On 8 November, experts from academia, industry and EU institutions joined the virtual event "Shaping the Next Generation of Virtual Worlds – Science for Policy event" organised by JRC’s Digital Economy Unit (T.1).
Isabelle Hupont (JRC) presented, on behalf of large team of authors, the results of the recent report published on the topic, and sparkled conversations focusing on three research areas: public sector, education and economic challenges.
JRC Director General Stephen Quest, opened the event, reiterating the need for policy makers to stay ahead of the curve, supporting the emerging technological trends and mitigating risks; he also stressed the role of anticipation played by sciences, which Virtual Worlds research perfectly exemplifies.
Yvo Volman, Director of Data (DG CNECT), and Francesca Campolongo, Director of Digital Transformation and Data (JRC) joint intervention highlighted that the Commission Strategy on Virtual Words and Web 4.0 is timely and absolutely needed to steer the next technological transition and ensure the respect of EU values, as much as the scientific underpinning of this policy initiative. The upcoming Centre for Advanced Study, focusing on Virtual Worlds research, will fulfil the need to inform policymaking and keep up with the rapidly evolving digital technologies landscape.
Additionally, Cesare Dunken, Policy Officer at Digital Transformation of Industry (DG GROW), shared some industrial application of virtual worlds and how they are foreseen to impact the European industry. Digital Twins in manufacturing and Virtual Reality in healthcare training are just concrete examples of how technologies can improve professionals' performance while saving costs for companies.
The impact of Next Generation Virtual Worlds
The two keynote speakers, Mel Slater and Mavi Sanchez-Vives, distinguished researchers and pioneers in Virtual Worlds studies, provided an extensive overview of the applications of virtual worlds across multiple disciplines such as psychology, education, sociology, journalism, etc.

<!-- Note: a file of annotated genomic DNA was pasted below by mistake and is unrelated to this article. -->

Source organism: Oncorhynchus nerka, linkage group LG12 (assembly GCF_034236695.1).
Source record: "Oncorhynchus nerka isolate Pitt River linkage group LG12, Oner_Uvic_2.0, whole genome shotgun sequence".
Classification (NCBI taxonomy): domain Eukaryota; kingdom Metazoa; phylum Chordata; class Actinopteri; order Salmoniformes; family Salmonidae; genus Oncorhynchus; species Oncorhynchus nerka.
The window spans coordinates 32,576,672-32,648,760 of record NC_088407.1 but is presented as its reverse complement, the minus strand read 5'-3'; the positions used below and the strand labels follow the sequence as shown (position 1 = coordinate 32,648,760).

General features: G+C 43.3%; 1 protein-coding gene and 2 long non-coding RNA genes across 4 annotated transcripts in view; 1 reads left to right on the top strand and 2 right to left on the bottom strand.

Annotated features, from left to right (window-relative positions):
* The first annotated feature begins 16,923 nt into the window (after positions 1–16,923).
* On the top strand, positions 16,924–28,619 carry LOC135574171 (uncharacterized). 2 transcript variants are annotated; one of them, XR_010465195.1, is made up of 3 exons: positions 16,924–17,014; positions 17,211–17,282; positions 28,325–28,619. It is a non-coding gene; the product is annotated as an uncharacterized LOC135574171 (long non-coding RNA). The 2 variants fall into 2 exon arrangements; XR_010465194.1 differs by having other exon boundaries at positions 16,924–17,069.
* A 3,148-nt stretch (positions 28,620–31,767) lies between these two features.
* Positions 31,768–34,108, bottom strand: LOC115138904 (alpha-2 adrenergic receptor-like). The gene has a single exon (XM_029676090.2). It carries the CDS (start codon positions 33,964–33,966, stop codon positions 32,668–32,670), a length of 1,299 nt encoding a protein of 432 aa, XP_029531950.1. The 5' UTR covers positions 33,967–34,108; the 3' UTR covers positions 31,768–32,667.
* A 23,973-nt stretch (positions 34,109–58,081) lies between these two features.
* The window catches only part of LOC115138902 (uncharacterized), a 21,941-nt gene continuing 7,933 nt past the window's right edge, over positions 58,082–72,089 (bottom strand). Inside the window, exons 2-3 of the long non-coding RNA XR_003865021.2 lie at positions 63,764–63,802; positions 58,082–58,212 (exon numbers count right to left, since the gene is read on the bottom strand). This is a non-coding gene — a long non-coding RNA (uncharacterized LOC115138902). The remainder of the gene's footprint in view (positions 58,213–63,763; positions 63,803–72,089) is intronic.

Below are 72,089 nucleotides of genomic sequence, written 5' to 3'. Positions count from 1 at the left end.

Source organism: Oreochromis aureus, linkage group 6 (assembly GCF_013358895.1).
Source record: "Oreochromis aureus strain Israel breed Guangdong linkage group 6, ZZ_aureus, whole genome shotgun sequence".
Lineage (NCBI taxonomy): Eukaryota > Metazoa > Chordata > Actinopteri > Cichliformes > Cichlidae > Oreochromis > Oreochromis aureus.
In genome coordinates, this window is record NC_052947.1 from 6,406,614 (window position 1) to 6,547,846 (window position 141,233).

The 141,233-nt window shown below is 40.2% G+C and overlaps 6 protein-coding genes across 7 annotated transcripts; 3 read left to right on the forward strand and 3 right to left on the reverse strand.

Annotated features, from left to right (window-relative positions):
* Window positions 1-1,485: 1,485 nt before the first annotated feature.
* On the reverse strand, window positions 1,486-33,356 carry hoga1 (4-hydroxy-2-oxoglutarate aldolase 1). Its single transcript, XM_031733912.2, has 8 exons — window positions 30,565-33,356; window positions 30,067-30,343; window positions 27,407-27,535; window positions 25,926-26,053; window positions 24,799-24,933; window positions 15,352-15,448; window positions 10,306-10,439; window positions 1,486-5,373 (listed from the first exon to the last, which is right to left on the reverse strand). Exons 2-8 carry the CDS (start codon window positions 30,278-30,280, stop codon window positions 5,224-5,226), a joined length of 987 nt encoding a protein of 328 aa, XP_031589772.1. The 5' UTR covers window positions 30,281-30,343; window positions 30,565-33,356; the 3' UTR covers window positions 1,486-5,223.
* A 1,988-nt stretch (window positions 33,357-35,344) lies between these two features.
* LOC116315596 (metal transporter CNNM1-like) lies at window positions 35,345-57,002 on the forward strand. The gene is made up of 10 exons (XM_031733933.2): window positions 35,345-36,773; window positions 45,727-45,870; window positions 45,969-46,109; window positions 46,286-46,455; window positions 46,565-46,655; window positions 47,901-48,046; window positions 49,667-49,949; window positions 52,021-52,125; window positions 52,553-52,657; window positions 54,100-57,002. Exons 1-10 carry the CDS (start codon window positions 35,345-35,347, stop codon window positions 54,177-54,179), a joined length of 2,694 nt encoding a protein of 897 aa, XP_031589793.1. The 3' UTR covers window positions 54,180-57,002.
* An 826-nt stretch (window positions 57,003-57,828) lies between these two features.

They showed the profound impact of Virtual Reality (VR) on human perceptions and behaviours via concrete examples of past and current research projects. To cite some:
- Using VR to treat post-traumatic stress disorders, fear of heights, paranoia, chronic pain;
- Using VR in the rehab of prisoners for reducing violent behaviours;
- Using VR for training in corporations.
Finally, three topic-related parallel sessions brought up some important messages:
The need for virtual worlds to allow better teaching and learning experiences and to be used where real-life training is either too expensive or dangerous. For instance, for safety training activities, such as aviation or space; the need to use XR to develop the soft skills that go along with hard skills, such as resistance to stress and behaviour for emergency situations; considering the interoperability of solutions when using VR in the Vocational and Educational Training sector.
For public administrations, defining the role of relevant private actors and their relationship with the public power when governing the virtual worlds;
The importance of boosting the awareness of industry stakeholders on the transformative power of the Virtual Worlds technologies, stressing the need for the key actors to be connected.
Curious to know more? Explore our Virtual Worlds 3D room, where you can explore relevant resources on the Next Generation Virtual Worlds topics and applications, including some of the above-mentioned presentations.
Contact: JRC-DIGITAL-GOVERNANCEec [dot] europa [dot] eu (JRC-DIGITAL-GOVERNANCE[at]ec[dot]europa[dot]eu)
- Publication date
- 10 November 2023
- Joint Research Centre